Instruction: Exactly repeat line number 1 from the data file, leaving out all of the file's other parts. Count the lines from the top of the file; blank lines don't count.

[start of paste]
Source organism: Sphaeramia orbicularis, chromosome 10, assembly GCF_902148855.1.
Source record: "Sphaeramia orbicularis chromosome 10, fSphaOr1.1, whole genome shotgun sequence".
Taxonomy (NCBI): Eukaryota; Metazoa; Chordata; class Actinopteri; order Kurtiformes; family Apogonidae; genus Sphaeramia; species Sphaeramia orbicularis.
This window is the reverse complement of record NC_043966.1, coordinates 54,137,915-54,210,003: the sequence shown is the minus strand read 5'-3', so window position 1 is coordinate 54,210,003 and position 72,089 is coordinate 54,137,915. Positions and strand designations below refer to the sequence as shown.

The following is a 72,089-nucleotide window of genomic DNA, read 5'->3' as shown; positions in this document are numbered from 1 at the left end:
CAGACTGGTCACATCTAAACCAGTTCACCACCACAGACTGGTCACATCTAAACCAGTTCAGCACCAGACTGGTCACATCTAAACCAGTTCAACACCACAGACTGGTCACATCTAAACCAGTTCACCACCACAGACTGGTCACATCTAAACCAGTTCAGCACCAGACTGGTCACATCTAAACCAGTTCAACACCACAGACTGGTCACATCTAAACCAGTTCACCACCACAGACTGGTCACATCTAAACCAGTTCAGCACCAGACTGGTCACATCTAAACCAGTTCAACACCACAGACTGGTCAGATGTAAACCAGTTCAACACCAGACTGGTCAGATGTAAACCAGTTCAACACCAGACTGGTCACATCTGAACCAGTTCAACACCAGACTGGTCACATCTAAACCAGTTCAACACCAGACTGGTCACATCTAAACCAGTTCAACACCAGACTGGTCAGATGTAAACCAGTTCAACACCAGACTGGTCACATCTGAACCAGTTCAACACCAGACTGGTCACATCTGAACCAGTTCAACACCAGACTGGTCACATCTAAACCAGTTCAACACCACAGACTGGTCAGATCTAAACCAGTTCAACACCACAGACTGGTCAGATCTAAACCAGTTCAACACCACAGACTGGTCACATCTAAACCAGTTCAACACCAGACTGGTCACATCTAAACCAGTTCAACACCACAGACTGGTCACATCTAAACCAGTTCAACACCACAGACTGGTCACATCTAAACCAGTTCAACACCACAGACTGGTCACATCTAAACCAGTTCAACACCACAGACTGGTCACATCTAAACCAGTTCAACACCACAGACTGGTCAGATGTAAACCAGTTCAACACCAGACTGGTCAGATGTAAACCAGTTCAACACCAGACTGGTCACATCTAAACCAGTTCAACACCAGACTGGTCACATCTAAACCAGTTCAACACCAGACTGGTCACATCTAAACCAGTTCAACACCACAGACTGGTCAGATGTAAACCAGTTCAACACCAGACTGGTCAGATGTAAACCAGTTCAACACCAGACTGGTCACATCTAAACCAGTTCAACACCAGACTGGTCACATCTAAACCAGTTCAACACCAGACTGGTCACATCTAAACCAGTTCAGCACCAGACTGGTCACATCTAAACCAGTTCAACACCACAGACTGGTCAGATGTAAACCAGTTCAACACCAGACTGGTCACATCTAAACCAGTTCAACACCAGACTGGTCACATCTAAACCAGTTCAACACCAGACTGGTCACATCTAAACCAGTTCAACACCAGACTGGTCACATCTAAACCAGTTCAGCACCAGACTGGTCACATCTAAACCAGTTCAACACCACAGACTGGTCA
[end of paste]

Source organism: Sphaeramia orbicularis, chromosome 10, assembly GCF_902148855.1.